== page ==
"Good," he finally relented, giving up. "I hope that means you're ready for a new case."
Lipton shrugged. "It's my job," he said.
Goldberg proffered a file.
"Jewelry stores," he said. "No sign of entry, whole loads of crazy shit. Sound interesting?"
"Burglars?" Lipton replied with a wry grin and a feigned yawn.
"Last night they hit D'Onrico's. Left what we think is two corpses."
"What you think?" Lipton echoed. "You mean you don't know if you've got human corpses or sides of beef in there."
"Unfortunately, that's exactly what I mean," Goldberg sighed, leaning back. "Shaw's down there trying to figure it out. You've worked with her before, right?"
Lipton sighed inwardly, wondering why Terry Shaw always took the weird ones herself. Didn't she know that her mere presence made him frustratingly nervous, a roiling volcano ready to explode with anxiety? Around her he felt ineffective, as though everything he knew meant nothing. All the shields he'd carefully constructed around himself were pierced by her jubilant personality, leaving him feeling naked, inadequate.
To Goldberg, he said, "Yeah, I've worked with her before."
"Good, she's waiting for you." Goldberg pushed the file in Lipton's direction, and Lipton frowned as he glanced at it.
"Anything else?" he said as he rose, file in hand.
Goldberg shook his head, waved him out.
Lipton was in no hurry to get back to his office, and was definitely in no hurry to get to the crime scene. He loped down the hall, wondering about the crime scene investigator that always seemed to follow his cases. Then again, she usually got them first. If it weren't for the fact he'd worked with several other CSIs who'd called him in on the weird ones, well before Terry ever came to New York, he'd think she was the reason for his reputation. She was a gifted, observant investigator, and that was one of the reasons she made him uncomfortable. She'd observed plenty of the strangeness in Lipton's previous cases, and had made far too many correct interpretations of the evidence from the last case for Lipton's comfort.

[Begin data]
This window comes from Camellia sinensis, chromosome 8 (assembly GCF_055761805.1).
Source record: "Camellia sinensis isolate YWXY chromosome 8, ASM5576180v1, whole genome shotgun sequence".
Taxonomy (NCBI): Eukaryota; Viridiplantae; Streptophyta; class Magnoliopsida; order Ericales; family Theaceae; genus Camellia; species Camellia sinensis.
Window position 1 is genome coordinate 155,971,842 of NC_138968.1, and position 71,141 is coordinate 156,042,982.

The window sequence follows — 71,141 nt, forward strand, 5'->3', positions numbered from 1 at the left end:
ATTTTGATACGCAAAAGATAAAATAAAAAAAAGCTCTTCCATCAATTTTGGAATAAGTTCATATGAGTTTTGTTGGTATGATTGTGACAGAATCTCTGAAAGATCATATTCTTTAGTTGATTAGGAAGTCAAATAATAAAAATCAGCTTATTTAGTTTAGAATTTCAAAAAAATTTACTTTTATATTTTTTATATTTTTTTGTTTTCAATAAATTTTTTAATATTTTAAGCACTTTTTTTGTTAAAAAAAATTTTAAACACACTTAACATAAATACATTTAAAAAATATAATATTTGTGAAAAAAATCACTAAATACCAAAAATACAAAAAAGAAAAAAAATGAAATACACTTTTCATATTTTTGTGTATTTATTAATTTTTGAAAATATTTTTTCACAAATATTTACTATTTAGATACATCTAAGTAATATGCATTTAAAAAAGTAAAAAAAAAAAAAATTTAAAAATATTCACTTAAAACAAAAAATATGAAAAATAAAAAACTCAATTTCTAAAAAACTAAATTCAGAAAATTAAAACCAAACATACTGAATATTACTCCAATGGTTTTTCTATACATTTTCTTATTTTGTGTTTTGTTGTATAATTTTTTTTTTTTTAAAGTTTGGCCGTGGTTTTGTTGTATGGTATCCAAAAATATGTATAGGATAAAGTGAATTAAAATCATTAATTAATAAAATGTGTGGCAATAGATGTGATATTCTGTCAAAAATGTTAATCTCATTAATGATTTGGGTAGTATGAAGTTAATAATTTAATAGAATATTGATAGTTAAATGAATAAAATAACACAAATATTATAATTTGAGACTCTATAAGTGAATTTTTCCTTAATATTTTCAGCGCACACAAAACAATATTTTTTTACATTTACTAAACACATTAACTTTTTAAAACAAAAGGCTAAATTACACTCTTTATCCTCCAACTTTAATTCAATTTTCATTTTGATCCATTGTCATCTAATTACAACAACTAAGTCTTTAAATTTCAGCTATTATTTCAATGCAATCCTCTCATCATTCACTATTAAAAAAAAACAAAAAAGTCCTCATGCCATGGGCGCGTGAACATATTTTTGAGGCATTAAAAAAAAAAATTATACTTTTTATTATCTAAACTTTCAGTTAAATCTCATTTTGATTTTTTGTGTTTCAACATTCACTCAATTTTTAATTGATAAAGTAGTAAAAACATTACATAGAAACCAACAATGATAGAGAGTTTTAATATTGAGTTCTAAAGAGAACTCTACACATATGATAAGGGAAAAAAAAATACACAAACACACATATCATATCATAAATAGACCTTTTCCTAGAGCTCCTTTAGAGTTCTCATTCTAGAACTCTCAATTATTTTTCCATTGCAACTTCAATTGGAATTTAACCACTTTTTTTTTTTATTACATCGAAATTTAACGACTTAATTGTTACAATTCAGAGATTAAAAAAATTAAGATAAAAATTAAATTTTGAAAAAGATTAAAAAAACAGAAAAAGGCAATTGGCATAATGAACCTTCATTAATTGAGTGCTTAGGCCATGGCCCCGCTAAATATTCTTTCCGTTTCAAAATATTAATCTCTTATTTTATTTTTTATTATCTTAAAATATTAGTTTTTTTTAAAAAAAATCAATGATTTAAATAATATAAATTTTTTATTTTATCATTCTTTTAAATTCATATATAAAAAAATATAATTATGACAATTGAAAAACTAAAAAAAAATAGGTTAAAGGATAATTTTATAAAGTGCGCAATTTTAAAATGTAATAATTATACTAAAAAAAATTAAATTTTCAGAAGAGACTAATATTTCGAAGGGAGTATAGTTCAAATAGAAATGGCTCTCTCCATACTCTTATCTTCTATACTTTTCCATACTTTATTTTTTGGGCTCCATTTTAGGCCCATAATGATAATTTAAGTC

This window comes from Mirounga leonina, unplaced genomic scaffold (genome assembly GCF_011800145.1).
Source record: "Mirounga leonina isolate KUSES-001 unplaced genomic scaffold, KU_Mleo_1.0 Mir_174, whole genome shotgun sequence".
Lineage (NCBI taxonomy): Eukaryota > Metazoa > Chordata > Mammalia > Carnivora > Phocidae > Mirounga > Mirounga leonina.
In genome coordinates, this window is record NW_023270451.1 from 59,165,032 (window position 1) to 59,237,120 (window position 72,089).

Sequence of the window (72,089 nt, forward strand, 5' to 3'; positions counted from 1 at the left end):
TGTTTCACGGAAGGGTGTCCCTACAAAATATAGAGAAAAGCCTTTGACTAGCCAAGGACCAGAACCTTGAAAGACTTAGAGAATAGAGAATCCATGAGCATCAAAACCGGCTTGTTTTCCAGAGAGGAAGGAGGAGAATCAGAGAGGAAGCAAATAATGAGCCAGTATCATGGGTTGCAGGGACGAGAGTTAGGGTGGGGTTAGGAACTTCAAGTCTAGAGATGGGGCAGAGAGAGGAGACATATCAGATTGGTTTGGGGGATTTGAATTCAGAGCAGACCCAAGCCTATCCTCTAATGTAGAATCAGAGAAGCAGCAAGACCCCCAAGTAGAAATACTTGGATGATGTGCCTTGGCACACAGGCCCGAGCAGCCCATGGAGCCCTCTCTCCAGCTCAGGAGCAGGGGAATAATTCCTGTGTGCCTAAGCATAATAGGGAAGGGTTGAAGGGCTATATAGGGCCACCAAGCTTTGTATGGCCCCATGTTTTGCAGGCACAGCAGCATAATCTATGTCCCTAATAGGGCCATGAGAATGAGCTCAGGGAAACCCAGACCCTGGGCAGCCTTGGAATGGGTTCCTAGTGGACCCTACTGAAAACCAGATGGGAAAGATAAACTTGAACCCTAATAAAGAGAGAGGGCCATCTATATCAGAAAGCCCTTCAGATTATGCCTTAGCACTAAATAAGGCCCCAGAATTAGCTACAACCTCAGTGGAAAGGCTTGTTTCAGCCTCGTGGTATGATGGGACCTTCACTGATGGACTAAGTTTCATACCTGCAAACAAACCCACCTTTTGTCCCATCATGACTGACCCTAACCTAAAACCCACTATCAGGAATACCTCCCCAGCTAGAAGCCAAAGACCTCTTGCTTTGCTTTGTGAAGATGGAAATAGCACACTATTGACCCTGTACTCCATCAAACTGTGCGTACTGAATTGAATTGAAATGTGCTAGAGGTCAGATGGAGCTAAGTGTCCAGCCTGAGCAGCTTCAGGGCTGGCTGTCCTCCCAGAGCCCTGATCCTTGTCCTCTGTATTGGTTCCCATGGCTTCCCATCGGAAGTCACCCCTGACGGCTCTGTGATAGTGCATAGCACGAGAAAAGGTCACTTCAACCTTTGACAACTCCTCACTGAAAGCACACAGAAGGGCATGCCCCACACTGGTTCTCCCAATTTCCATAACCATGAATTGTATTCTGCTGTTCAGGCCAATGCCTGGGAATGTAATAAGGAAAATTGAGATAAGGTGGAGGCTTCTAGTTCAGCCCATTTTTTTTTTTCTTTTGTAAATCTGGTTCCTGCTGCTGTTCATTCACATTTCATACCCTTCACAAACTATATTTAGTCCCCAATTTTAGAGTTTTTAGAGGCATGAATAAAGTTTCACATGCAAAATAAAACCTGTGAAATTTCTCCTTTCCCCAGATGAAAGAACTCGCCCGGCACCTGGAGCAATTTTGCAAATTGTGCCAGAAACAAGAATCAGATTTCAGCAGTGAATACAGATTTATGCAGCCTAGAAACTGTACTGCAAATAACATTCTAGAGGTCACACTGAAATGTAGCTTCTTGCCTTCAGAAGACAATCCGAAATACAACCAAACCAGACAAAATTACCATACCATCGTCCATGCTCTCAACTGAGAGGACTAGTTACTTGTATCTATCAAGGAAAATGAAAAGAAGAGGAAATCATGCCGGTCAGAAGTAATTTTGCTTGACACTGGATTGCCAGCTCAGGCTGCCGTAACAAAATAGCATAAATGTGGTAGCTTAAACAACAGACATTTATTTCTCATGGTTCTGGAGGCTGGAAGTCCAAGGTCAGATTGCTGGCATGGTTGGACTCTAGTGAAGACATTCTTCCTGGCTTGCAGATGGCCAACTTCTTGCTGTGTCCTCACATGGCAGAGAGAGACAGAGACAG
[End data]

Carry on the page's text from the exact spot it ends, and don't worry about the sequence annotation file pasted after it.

He reached his office, went in, and looked at the case file. Work was always such a wonderful distraction.
It was exactly as Goldberg had said. The security company through which the alarm was purchased had dispatched an officer to D'Onrico's at eight yesterday evening, and he'd found nothing but locked doors in both the front and back of the building. Thinking it to be nothing more harmful than employees forgetting to set the alarm, he'd filed an incident report. The company then contacted the owner, Joe D'Onrico, who was skiing up in the Catskills. Not wanting to make the trip all the way back just to open a door, he'd contacted his assistant management, only to find the man, his son, missing. That's when the police had been called in. And still, it was only a robbery. Then Joe D'Onrico returned to Manhattan to find a bloody nightmare all over his shop's floor.
The only things in the file were the incident report and the police report, so Lipton realized he'd have to put in an appearance at the scene investigation.
No matter where he went, it was always the same: the noise of the crowd trying to see what was going on, the clicking of the lights as they turned atop the cruisers, the solemn bustle of the beat cops and CSI checking for witnesses. Lipton hated it. The worst part was always the crowds. The morbid fascination most people seemed to have for death and mayhem annoyed him. He glared at a couple of overeager reporters that had to be physically restrained by beat cops to keep them from trespassing in the crime scene and likely destroying evidence. They were like vultures, circling a carcass.
He slammed the door on his unmarked and entered the storefront, following the path CSI had laid out. Inside, his nose was assaulted by a hideous smell of blood and offal. He grimaced as he dug into his pocket and pulled out his nose plugs.